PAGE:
German Exports and Consumer Sentiment Improves – 26 May 2020

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Germany DataAccording to data released by the IFO Institute, German exporters’ mood improved in May, which is an important advance given the previous month’s data.

“Virtually every sector still expects further declines, yet these will be less sharp than had been expected in the previous month,” explains the IFO Institute on its monthly report.

Consumer morale also improved according to a survey released by GfK. June’s GfK consumer sentiment indicator remained negative but rose from the previous month’s figure, at -18.9, rising from May’s -23.1.

“Anxiety over job losses remains high and has proven to be a key barrier to consumption at this time, alongside losses in income,” explained the GfK researcher Rolf Buerkl, “Retailers and manufacturers must continue to adapt to this situation,” he added.

Germany is now considering extending its social distance measures until June 29, at least according to the newspaper Bild. The newspaper added that they’re also planning to restrict meetings in public places, setting up a limit of 10 people.

When asked about this topic by reporters, a German government spokesman said that they were holding talks regarding that. In any case, the idea would need to be approved by the federal states.

The government is also planning to end the travel warning for 31 European countries from June 15 if the situation allows.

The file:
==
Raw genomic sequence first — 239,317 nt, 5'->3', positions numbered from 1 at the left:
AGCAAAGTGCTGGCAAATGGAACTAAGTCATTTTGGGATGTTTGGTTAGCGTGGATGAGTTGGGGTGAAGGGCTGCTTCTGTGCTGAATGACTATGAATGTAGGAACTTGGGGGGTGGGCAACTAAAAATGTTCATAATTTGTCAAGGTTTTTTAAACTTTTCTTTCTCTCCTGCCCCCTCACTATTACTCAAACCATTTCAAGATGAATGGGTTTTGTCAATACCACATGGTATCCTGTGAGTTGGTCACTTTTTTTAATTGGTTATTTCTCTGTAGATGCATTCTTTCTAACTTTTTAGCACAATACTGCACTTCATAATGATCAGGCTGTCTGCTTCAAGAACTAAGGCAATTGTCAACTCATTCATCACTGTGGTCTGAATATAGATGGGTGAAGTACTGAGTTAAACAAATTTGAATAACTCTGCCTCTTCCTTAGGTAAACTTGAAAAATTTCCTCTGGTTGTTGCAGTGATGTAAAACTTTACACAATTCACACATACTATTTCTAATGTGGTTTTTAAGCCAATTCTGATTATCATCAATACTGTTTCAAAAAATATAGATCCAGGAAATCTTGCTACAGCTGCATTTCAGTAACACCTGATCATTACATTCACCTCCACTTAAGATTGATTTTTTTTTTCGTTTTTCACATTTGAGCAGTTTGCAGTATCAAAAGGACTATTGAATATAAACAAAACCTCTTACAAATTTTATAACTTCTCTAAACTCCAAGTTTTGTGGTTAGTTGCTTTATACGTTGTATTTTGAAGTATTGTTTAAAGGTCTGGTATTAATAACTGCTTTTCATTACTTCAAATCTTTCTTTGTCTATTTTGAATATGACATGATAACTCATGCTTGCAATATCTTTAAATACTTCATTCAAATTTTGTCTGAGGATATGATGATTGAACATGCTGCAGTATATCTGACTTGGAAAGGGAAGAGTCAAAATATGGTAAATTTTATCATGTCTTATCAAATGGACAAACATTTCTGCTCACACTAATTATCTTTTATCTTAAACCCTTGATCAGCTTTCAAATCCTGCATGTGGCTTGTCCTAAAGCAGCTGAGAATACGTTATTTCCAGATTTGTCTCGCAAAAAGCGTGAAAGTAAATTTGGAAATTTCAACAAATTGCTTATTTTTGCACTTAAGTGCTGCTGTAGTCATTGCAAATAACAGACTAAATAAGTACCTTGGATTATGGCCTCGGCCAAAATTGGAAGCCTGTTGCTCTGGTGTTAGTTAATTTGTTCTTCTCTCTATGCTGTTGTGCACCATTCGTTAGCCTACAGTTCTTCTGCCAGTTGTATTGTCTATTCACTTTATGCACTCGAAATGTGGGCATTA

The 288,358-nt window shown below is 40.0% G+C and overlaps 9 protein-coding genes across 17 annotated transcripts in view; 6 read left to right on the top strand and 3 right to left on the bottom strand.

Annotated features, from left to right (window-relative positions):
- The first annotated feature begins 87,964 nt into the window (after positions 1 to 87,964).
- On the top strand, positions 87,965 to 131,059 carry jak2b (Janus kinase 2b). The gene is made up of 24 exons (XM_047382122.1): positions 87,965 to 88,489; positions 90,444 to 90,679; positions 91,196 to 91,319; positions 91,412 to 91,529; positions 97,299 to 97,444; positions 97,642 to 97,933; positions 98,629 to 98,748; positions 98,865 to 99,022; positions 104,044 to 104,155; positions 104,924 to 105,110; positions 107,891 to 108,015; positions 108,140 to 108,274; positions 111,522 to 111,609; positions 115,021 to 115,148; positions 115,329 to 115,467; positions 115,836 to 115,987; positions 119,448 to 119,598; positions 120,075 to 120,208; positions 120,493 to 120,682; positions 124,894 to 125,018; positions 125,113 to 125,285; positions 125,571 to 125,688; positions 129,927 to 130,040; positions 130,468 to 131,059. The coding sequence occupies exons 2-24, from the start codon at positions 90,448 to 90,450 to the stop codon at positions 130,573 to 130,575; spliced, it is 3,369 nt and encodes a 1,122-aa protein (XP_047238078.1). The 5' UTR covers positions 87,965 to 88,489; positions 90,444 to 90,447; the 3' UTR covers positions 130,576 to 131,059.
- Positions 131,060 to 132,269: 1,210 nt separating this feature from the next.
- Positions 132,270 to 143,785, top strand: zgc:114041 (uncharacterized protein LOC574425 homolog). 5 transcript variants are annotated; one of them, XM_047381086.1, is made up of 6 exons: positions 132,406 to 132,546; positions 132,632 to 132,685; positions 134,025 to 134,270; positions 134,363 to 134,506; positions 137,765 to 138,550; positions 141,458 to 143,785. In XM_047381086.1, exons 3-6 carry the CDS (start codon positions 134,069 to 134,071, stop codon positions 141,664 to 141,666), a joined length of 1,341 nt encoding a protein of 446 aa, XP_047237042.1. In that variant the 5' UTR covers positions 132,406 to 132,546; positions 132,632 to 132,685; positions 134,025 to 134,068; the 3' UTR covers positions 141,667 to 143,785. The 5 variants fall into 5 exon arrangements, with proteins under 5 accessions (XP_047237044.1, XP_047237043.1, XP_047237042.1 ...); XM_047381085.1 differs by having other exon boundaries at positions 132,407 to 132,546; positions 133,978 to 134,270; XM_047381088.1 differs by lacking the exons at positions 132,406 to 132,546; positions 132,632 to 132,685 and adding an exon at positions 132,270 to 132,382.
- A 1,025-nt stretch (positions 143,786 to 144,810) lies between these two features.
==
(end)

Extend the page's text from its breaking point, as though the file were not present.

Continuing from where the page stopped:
ECB policymaker, Francois Villeroy de Galhau told CNBC that the bank’s inflation target is symmetrical, flexible and can be reached in the mid-term.

Making a reference to the German constitutional court’s decision to give the ECB three months to justify its recent bond purchases, Villeroy said that the ECB is continuing to deliver on its mandate regardless of that.

Yesterday, Villeroy commented that depending on the market conditions certain national central banks should be able to purchase more bonds.

“Depending on market dynamics and liquidity conditions – and where these exhibit unwarranted gaps or there are risks of excessive volatility – certain national central banks must be able to purchase significantly more, and others significantly less, while ensuring the risks remain unshared,” he said

By 7:29 GMT the Euro advanced 0.33 percent against the US dollar, hitting the 1.0934 level. Conversely, it advanced 0.12 percent against the Swiss Franc, at 1.0606, and climbed 0.48 percent against the Japanese Yen, hitting the 117.93 level. On the other hand, the Euro dropped 0.20 percent against the Pound Sterling, falling to the 0.8918 level.

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